Photo by Rosie Darling / Courtesy of Nettwerk Records

Rosie Darling Introduces Herself to Manic World Whilst Wishing and “Coping”

Signed to Nettwerk Records after she took her musical pursuits to LA, Boston's Rosie Darling debuts as a singer-songwriter who brings a soothing voice and peace of mind to these turbulent times.

In the midst of a global pandemic, 22-year-old singer-songwriter Rosie Darling seems to be faring just fine as she sets the stage for the next phase of her career. While a harried nation in one mad, mad world of chaos awaits the outcome of the US presidential election, this seems like the perfect time to introduce Darling to a larger audience with “Coping”. The song is her debut single for Nettwerk Records after she signed with the prestigious Vancouver-based label in August.

Many listeners will relate to the lyrics, even if the words don’t apply to the dangers of COVID-19 or any anxiety over uncounted votes in battleground states. You see, the sentiments of a song she co-wrote with Justin Gamella and David Arkwright more than a year and a half ago still seem as relevant as ever. “I’ve been eager to release it because it immediately felt special,” writes Darling in response to a series of email questions for this article accompanying the music video that premieres exclusively today at PopMatters.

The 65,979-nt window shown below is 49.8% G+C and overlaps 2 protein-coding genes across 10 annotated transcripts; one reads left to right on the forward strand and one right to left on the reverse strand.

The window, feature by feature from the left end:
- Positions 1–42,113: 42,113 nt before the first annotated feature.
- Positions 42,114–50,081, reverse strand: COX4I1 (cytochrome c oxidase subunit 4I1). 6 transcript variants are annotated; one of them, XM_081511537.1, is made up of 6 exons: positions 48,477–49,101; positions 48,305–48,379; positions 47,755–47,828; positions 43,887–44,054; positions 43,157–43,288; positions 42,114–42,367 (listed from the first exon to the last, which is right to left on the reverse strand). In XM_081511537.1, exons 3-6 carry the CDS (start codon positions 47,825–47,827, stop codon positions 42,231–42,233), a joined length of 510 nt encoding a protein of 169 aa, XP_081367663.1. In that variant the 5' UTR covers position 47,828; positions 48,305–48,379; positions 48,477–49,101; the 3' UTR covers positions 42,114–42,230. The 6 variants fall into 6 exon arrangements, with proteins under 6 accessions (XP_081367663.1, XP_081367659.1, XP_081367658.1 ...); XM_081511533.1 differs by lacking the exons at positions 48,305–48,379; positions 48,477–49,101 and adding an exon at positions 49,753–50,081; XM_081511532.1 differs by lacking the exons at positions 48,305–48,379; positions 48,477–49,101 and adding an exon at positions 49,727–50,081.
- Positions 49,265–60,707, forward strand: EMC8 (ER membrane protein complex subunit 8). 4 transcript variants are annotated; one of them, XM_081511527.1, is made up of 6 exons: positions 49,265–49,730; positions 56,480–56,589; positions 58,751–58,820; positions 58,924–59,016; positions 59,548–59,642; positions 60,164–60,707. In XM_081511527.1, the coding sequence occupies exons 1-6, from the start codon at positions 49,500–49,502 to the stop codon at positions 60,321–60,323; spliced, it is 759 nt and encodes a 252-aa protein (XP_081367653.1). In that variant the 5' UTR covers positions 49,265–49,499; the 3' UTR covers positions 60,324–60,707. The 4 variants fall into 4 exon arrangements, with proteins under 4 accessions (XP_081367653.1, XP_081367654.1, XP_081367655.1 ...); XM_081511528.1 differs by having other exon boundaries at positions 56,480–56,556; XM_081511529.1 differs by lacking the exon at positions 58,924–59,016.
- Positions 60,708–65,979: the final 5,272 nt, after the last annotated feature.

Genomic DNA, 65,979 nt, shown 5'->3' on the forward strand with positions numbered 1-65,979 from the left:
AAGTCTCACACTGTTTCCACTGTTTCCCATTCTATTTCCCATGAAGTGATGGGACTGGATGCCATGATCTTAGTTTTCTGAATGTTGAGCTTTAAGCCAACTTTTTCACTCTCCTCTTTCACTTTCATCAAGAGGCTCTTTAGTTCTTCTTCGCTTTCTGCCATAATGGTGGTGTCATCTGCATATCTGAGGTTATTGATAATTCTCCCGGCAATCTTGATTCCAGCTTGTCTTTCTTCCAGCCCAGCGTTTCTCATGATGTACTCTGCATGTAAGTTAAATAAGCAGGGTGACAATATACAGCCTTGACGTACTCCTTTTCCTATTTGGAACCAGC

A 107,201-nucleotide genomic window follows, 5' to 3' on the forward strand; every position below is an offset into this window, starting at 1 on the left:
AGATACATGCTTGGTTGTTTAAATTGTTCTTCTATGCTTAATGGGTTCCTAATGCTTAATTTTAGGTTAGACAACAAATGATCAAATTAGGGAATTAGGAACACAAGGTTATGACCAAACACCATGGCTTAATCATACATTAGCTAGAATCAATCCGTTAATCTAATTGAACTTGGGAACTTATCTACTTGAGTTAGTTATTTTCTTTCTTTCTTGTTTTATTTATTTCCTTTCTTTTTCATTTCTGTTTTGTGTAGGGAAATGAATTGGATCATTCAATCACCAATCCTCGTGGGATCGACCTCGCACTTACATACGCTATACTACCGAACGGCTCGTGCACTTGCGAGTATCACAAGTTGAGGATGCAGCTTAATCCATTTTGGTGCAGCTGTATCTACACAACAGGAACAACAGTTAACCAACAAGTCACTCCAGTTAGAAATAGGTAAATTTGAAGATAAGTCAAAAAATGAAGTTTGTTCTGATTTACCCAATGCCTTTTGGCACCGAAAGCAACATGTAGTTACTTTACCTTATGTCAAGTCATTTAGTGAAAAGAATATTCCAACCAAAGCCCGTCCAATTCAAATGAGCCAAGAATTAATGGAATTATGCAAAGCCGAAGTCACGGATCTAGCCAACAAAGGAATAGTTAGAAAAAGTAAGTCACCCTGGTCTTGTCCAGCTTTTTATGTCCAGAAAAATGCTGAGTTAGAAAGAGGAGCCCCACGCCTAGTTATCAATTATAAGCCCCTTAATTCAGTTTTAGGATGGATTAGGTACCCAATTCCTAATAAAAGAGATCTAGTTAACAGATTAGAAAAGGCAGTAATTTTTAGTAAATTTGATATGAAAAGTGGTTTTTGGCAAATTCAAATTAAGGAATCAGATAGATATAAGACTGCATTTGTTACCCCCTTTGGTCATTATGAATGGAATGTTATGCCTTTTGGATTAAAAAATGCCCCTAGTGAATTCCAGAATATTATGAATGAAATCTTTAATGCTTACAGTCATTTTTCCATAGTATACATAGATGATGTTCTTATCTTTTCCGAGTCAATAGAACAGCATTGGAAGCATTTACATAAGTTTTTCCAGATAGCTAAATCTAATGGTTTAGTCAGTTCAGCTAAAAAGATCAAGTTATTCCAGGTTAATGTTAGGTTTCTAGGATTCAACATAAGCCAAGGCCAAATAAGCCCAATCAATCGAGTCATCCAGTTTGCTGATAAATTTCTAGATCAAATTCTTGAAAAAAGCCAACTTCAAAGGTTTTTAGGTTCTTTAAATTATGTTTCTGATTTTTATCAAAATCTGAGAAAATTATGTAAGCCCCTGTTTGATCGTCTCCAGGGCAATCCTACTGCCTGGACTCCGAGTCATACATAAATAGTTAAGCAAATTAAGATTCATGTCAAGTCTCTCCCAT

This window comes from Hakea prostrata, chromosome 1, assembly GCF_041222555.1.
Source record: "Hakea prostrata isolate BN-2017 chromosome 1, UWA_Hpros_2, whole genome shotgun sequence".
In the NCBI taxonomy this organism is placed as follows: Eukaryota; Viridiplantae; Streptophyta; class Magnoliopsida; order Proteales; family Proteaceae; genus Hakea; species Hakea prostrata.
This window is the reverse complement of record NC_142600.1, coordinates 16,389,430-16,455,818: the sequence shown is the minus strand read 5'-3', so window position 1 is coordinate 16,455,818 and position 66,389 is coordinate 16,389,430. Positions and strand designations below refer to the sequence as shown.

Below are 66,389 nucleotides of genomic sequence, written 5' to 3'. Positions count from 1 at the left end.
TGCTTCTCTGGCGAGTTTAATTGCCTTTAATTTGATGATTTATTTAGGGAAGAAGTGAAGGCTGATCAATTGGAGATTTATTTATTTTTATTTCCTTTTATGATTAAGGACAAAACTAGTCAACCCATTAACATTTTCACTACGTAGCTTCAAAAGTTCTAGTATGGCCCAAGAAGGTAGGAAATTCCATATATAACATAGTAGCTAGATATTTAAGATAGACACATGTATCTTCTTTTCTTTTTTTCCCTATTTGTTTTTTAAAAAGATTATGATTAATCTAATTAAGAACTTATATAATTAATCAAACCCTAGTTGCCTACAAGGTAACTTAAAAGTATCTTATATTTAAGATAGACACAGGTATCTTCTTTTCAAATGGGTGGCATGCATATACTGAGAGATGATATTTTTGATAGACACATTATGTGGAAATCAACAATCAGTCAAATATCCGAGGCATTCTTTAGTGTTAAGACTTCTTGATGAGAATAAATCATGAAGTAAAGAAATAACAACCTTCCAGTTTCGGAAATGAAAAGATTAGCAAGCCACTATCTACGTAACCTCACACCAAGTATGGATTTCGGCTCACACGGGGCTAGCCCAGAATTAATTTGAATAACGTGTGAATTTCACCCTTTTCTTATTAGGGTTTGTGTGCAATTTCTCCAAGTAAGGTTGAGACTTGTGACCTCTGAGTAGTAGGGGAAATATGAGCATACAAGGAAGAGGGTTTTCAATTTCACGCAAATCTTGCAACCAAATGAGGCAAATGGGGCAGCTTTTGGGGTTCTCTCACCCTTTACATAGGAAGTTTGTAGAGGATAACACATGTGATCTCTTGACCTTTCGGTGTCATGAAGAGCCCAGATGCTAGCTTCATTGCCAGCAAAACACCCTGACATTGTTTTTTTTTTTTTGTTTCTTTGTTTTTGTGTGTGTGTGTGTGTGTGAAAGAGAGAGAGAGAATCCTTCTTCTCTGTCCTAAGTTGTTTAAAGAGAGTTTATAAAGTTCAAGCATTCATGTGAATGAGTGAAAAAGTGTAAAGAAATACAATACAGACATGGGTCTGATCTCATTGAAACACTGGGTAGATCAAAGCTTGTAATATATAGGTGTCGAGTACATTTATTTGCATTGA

“This song [to be released Friday] came very naturally to us that day we wrote it. I was going through some ups and downs in my relationship (and that always helps the writing process). We started with the chorus line first because I had my heart set on mentioning one of my favorite bands — LANY — and it all came together from there.”

Smoking cheap pre-rolls and listening to LANY / Hoping you don’t hate me / I know it’s lame, but this is how I’m coping without / Inside jokes and places that you’d take me / Bet you probably blame me / I know it’s lame but this is how I’m coping / Without you.


The music video was directed by Claire Schmitt, whom Darling met backstage at a show last year, and they “immediately became friends” before working together on a visual for the project. “The video shows the little moments of going through a breakup and how most of that is just feeling so alone,” Darling states.

Read on to learn more about Darling’s transition from featured vocalist for several pop and EDM acts to an introspective and impassioned performer whose remarkable voice isn’t the only common bond she shares with chart-topping, award-winning artist Halsey.